| By: Justine N. Stefanelli : June 10, 2020 |

Reuters reports that the District Court for the District of Columbia has been asked to compel Facebook to "release 'all documents and communications produced, drafted, posted or published on the Facebook page' of military officials and police forces" in Myanmar in the context of The Gambia's case against Myanmar at the International Court of Justice (ICJ). On January 23, 2020, the ICJ ordered a series of provisional measures to safeguard the rights of the Rohingya group in Myanmar, as requested by The Gambia. The case is ongoing, and The Gambia has until October 23, 2020, to file its...


| By: Justine N. Stefanelli : June 03, 2020 |

On June 3, 2020, the Group of States against Corruption (GRECO), the Council of Europe's anti-corruption body, published its 2019 annual report. A press release from the Council of Europe states that

[i]n 2019, compliance with GRECO recommendations under the 4th evaluation round slightly increased [from last year]: 36% of recommendations had been fully implemented by the end of the year. The recommendations with the lowest level of compliance continued to be those issued in respect of MPs (27%), whilst it was higher in respect of judges (37%) and prosecutors (...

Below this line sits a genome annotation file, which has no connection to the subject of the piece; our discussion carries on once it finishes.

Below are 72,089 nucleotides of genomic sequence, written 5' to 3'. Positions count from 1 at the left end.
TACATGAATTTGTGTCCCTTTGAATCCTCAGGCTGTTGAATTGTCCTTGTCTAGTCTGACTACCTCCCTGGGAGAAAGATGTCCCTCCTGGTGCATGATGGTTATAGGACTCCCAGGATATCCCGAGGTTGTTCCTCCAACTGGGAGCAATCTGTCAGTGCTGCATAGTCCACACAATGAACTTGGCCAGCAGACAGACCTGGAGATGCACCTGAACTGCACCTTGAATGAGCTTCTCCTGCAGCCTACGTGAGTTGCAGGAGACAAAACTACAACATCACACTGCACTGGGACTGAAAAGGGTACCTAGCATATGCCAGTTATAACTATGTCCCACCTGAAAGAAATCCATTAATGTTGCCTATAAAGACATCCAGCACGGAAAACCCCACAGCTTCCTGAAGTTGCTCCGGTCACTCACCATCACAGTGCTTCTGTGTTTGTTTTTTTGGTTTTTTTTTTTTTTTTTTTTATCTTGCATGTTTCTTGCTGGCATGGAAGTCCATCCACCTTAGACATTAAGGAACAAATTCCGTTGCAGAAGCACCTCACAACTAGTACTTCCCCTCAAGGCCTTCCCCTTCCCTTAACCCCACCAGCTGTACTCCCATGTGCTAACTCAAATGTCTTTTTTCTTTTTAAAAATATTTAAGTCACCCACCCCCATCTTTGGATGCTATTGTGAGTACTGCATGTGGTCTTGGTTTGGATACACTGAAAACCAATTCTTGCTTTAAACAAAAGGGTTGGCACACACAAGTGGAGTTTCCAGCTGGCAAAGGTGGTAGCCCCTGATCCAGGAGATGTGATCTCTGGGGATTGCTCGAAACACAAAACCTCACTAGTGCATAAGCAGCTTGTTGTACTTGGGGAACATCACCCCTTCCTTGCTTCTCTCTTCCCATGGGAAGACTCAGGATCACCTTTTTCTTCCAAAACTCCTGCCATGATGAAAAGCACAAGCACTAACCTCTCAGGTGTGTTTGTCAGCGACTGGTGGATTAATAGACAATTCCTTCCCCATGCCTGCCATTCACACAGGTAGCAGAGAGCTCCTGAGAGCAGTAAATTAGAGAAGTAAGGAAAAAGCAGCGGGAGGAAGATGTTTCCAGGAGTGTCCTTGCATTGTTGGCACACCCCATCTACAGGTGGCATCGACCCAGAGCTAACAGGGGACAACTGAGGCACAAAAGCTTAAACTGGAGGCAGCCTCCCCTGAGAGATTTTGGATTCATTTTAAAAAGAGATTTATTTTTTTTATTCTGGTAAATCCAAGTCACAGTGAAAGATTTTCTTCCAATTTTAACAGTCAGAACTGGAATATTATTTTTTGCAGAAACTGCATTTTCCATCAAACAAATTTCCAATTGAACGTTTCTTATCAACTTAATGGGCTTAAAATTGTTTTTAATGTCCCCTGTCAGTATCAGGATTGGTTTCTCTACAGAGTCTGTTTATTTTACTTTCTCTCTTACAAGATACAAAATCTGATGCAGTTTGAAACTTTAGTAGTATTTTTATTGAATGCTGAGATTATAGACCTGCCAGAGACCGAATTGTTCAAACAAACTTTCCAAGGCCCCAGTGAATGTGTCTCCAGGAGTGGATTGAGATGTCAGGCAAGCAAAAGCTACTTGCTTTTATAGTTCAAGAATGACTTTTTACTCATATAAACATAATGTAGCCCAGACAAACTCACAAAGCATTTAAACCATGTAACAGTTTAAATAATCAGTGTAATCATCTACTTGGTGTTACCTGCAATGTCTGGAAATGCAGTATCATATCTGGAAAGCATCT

| By: Emma Schoenberger : June 01, 2020 |

On May 29, 2020, China’s National People’s Congress (NPC) released a decision that builds on the Hong Kong Special Administrative Regions’ (HKSAR) pre-existing obligations under the Basic Law and is intended to increase national security in Hong Kong. The decision stipulates that, in addition to “complet[ing] the national security legislation stipulated in the Basic Law . . . at an earlier date,” the HKSAR must “effectively prevent, stop and punish acts and activities endangering national security.” The decision also includes measures intended to increase oversight of the HKSAR’s actions...


| By: Justine N. Stefanelli : June 01, 2020 |

On June 1, 2020, the U.S. Supreme Court published its opinion in Nasrallah v. Barr. The case concerned judicial review of an order under the U.N. Convention Against Torture (CAT) of whether or not to grant relief to an applicant for protection. CAT relief is granted to a noncitizen if he or she demonstrates a likelihood of torture in the country of removal. The U.S. Government sought to remove the petitioner after he pled guilty to receiving stolen property, but the petitioner applied for CAT relief to avoid going back to Lebanon. The petitioner’s application for CAT relief was...


| By: Justine N. Stefanelli : June 01, 2020 |

On June 1, 2020, the U.S. Supreme Court published its opinion in GE Energy Power Conversion France SAS v. Outokumpu Stainless USA, LLC, a case involving interpretation of the Convention on the Recognition and Enforcement of Foreign Arbitral Awards (New York Convention). The issue was “whether the [New York Convention] conflicts with domestic equitable estoppel doctrines that permit the enforcement of arbitration agreements by nonsignatories.” GE was a subcontractor for three contracts between ThyssenKrupp Stainless USA, LLC and F. L. Industries, Inc., tasked with “design[ing],...